Now, how is broken tooth treated?
The treatment method used on your broken tooth simply depends on how severely damaged your tooth is. If you only broke a small piece of the enamel, then it can be repaired on one visit to your dentist’s office. However, a badly damaged tooth requires a more lengthy and costly procedure. The various ways your dentist can help treat your broken tooth include:Filling or Bonding:
Filling is mostly used when only a small piece of the tooth enamel is broken. However, if the broken tooth is located at the front or can be seen when you smile, the bonding approach- which involves a tooth-colored composite resin- is likely to be used.
Bonding is a simple procedure and it usually doesn’t require numbing the tooth. To do this, you dentist would have to first etch the tooth’s surface with a liquid or gel to roughen it and make the bonding material adhere to it. After which, the dentist applies an adhesive material to the tooth then adds a tooth colored resin. After shaping the bonding material to have a natural look, the dentist uses an ultraviolet light to harden the material.The Cap or Crown Procedure:
This procedure is usually used when a large part of the tooth enamel is broken. If the tooth has a lot of decay, your dentist might have to file away the remaining part of the tooth and cover it with a crown which is made to protect the tooth and provide a better appearance. These crowns are made from either metal, porcelain fused to metal, all resin, or all ceramic. Each type has their own benefits.
To get a crown treatment
usually requires two visits to the dentist’s office. During the first visit, your dentist may take X-rays to check the roots of the tooth and surrounding bone for any infection or further problems. If nothing is detected, the dentist will numb the tooth and its surrounding gum and then remove enough of the remaining tooth to provide room for a crown.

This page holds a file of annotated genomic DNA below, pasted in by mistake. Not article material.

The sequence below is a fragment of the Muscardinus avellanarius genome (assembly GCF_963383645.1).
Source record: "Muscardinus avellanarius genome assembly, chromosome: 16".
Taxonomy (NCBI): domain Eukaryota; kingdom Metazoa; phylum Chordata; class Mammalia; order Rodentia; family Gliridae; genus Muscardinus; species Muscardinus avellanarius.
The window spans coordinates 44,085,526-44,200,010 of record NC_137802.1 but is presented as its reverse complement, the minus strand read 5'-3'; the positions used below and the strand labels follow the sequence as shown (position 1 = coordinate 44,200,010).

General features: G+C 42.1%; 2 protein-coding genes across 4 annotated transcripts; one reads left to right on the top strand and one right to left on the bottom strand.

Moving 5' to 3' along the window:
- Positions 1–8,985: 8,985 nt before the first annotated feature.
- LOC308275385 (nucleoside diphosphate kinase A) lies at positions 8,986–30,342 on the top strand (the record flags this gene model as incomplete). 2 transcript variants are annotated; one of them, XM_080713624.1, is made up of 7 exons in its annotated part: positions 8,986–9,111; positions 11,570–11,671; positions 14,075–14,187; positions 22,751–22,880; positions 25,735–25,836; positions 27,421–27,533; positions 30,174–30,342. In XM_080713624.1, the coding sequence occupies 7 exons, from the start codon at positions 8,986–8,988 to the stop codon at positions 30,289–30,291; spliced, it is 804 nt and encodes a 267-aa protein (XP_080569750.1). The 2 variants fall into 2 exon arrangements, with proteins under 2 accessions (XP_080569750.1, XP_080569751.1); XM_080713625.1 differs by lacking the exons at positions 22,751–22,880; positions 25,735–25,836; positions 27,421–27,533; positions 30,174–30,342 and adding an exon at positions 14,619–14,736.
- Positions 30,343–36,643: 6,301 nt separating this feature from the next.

If a break or chip is noticed or has left a large piece of the tooth missing, your dentist may use a filling material to build up the tooth to enable it to hold the crown. Next, an impression of the tooth is made, receiving the crown as well as the opposing tooth.
During the second visit, which is usually two to three weeks later, the temporary crown is removed and the permanent one is cemented in its place. Some dental offices have some advanced technology that can help them make the crown the same day.Dental Veneers:
This procedure is used to make a broken tooth located at the front look whole and healthy again. A dental veneer is a thin shell of tooth-colored porcelain or resin composite material that covers the whole front of the tooth with a thicker section which replaces the broken part of the tooth.
To prepare your tooth for this procedure, your dentist removes around 0.3 to 1.2 millimetres of enamel from the tooth surface. The dentist then makes an impression of the tooth which will be sent to a dental laboratory, which makes the veneer. When veneer is ready (usually a week or two later), you’ll need to go back to the dentist to have it placed. Once in position, your dentist uses a special light to trigger chemicals in the cement which makes it harden quickly.